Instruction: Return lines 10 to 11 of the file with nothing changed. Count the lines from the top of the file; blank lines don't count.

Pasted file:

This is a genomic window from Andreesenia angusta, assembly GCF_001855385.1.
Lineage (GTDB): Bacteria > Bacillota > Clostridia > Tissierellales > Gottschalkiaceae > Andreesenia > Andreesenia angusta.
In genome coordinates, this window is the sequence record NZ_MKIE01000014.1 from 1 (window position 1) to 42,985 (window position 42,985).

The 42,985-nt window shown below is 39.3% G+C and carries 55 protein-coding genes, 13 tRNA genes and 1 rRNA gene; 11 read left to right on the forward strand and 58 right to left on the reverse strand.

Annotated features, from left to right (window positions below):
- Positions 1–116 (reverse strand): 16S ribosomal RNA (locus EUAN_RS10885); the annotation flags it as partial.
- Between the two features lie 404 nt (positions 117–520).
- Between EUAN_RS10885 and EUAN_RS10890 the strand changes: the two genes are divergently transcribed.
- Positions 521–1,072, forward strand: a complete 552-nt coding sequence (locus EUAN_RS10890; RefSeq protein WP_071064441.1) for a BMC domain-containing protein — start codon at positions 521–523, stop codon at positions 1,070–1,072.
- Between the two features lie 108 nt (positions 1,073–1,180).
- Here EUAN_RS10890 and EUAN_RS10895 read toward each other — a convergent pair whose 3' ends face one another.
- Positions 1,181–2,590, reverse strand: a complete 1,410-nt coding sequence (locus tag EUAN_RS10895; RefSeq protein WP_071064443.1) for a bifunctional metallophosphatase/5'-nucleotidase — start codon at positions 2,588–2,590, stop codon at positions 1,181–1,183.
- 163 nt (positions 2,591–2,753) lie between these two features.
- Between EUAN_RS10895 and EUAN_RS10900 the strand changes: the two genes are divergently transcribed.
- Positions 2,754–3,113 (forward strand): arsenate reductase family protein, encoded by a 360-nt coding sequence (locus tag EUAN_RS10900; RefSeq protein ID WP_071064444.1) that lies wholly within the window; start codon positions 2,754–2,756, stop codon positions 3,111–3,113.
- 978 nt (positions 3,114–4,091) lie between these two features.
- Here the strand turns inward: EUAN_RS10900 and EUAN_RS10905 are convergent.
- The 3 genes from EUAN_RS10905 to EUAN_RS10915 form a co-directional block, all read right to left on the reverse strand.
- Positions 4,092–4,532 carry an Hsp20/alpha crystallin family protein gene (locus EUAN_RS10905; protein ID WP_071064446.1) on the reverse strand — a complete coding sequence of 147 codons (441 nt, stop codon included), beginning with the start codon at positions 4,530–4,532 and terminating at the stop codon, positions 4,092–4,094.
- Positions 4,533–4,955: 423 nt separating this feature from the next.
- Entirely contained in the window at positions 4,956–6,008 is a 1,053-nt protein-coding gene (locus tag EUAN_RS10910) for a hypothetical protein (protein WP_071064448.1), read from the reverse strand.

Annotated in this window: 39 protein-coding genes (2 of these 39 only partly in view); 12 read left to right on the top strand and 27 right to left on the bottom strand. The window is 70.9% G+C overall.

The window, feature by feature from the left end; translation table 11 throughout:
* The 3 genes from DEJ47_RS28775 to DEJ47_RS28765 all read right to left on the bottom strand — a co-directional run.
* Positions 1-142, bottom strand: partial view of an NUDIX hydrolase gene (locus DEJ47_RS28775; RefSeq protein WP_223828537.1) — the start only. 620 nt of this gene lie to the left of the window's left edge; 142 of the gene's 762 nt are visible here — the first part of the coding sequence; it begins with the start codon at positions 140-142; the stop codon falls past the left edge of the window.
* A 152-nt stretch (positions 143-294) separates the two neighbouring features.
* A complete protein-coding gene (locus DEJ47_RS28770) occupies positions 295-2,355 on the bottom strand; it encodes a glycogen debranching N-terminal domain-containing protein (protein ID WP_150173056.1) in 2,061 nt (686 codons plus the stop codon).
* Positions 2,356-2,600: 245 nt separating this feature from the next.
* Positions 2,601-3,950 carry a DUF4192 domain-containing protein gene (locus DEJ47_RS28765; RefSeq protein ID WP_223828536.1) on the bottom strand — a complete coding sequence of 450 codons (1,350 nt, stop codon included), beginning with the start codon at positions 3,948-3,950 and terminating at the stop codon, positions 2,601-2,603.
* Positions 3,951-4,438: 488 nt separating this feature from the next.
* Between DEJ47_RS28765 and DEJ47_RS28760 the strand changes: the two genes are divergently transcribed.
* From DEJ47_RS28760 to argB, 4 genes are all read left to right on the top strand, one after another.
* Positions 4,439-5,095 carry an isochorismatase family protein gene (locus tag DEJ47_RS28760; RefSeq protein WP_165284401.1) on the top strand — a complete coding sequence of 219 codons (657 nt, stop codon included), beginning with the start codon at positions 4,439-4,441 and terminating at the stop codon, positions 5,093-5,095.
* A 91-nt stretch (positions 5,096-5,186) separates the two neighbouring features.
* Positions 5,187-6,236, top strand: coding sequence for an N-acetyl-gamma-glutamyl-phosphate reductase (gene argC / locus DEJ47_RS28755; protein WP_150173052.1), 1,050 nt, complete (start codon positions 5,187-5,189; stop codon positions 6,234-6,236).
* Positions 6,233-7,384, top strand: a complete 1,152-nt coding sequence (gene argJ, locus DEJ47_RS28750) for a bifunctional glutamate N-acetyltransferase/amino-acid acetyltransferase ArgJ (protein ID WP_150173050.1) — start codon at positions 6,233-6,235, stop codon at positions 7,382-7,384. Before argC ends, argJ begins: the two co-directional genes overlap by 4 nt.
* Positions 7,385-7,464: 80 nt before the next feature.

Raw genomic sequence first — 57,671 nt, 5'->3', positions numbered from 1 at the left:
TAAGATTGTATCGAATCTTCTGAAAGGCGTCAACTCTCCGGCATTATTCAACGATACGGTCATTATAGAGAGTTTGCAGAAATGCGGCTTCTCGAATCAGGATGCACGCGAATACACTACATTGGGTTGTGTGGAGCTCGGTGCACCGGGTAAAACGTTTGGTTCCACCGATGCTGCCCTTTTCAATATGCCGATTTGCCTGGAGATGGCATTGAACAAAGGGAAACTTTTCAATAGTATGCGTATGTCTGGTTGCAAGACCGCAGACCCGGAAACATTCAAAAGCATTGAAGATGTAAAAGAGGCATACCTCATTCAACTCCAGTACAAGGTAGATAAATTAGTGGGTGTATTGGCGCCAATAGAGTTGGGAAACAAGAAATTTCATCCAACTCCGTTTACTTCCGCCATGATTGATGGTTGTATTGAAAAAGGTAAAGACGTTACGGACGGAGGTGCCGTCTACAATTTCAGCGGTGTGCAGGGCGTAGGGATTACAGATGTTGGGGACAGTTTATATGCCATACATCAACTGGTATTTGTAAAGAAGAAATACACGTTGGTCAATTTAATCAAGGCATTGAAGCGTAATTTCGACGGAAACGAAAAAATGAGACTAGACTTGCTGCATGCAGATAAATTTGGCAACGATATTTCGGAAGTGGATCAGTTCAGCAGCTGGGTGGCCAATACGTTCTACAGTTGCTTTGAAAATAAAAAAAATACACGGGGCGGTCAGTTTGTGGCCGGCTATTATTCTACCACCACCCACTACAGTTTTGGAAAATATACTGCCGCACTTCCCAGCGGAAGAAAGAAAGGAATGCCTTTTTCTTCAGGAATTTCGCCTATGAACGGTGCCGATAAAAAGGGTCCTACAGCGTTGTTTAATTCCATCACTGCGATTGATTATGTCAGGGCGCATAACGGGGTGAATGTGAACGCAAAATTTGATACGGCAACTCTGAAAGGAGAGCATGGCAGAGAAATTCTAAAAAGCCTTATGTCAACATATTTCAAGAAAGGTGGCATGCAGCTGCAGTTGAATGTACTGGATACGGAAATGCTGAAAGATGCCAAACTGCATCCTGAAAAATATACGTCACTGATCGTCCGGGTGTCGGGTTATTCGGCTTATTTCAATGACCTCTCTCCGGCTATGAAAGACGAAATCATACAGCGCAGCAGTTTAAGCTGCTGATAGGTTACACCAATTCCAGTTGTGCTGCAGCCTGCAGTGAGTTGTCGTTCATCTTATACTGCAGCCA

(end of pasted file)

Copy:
- Between the two features lie 108 nt (positions 1,073–1,180).
- Here EUAN_RS10890 and EUAN_RS10895 read toward each other — a convergent pair whose 3' ends face one another.